Okay, maybe you knew all that, but I didn’t. His “life list,” the creed his father bestowed upon him consists of seven simple sentences: “Be true to yourself. Make each day a masterpiece. Help others. Drink deeply from good books especially the Bible.


Make friendship a fine art. Build a shelter for a rainy day. Pray for guidance, count and give thanks for your blessings every day.”

I now understand how this legendary coach could bring out of best in his players. He was authentic in a world where truly genuine human beings are rare. He role modeled wisdom, kindness, integrity and love. I also understand he had a very wise father who created a treasure map for his son. Somehow I think that trumps assets in a will. The life lessons teach if you follow the credo, your life will be rich and filled something more satisfying than wealth.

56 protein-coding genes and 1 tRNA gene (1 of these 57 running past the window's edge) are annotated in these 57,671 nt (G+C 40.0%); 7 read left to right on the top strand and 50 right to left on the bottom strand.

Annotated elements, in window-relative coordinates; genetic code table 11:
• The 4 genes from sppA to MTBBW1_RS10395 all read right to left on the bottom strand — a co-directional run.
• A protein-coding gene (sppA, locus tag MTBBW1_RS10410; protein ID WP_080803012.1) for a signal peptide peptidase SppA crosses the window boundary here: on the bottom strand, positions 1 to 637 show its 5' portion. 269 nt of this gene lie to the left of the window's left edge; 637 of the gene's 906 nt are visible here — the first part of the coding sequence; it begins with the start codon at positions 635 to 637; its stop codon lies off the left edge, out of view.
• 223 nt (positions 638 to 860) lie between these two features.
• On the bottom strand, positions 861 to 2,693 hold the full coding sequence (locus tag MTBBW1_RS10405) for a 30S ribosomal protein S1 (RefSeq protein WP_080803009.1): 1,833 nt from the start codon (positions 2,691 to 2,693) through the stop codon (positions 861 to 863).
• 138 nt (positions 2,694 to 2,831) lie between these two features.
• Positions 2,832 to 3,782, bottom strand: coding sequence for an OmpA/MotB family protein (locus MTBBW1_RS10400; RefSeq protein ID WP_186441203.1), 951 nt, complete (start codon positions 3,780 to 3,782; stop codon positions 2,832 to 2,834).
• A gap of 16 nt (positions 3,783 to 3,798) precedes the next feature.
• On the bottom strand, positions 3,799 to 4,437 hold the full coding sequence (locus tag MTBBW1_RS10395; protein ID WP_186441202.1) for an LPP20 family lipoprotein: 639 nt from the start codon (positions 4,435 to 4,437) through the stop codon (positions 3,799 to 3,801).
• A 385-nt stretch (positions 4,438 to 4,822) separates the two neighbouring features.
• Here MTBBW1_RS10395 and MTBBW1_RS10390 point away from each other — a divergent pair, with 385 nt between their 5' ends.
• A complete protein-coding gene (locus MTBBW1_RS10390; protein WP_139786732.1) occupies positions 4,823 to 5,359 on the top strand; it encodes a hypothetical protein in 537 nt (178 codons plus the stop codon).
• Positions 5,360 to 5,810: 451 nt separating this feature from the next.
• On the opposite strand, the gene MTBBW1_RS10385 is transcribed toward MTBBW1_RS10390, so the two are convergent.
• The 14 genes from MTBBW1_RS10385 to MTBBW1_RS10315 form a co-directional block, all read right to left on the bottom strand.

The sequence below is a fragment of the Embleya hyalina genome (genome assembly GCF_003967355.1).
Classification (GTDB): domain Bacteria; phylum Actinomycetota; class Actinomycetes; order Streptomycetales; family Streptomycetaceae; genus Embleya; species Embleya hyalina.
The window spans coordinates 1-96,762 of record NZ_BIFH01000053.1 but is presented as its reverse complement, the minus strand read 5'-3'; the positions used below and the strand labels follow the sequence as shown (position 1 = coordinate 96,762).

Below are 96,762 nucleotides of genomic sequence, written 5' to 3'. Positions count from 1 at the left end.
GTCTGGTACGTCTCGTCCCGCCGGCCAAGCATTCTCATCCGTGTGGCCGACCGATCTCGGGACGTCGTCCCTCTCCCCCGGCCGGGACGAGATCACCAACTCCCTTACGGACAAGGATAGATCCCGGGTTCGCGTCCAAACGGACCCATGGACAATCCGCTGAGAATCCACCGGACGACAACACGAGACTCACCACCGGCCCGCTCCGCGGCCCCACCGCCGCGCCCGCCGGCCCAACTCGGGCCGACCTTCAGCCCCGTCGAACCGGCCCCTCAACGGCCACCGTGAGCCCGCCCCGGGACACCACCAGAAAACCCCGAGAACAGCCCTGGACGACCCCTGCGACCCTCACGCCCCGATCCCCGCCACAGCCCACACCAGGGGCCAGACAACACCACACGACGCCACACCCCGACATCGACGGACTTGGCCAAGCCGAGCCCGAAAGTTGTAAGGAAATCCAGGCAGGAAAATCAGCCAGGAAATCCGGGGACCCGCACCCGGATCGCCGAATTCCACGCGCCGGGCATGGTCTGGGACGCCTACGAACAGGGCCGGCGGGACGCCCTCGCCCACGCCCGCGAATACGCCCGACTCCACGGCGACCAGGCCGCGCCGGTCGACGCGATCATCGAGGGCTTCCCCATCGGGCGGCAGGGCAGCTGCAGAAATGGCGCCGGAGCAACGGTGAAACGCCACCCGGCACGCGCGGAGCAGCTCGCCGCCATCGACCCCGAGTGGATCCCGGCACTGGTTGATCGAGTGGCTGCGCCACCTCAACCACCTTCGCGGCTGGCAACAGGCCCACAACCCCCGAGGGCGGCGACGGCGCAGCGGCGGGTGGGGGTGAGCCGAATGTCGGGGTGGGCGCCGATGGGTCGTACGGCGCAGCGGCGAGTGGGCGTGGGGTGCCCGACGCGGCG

Wooden co-authored a book, “My Personal Best: Life Lessons from an All-American Journey. I want him to coach me so I’m going to read it. But in the meantime, I’ve decided to create my own life list. I’ll borrow some belonging to the coach and add things I need to work on like: Give love completely without keeping score and practice patience daily.

Perspectives. Inspirational quote typed on an old typewriter.

How about you? Would now be a good time to create a life list? I think no matter what your chronological stage of life, it’s never too late to chart a course for the rest of your time on this planet. Invest some time in it this week. As Coach Wooden would remind us, “Never cease trying to be the best you can be. That’s in your power.”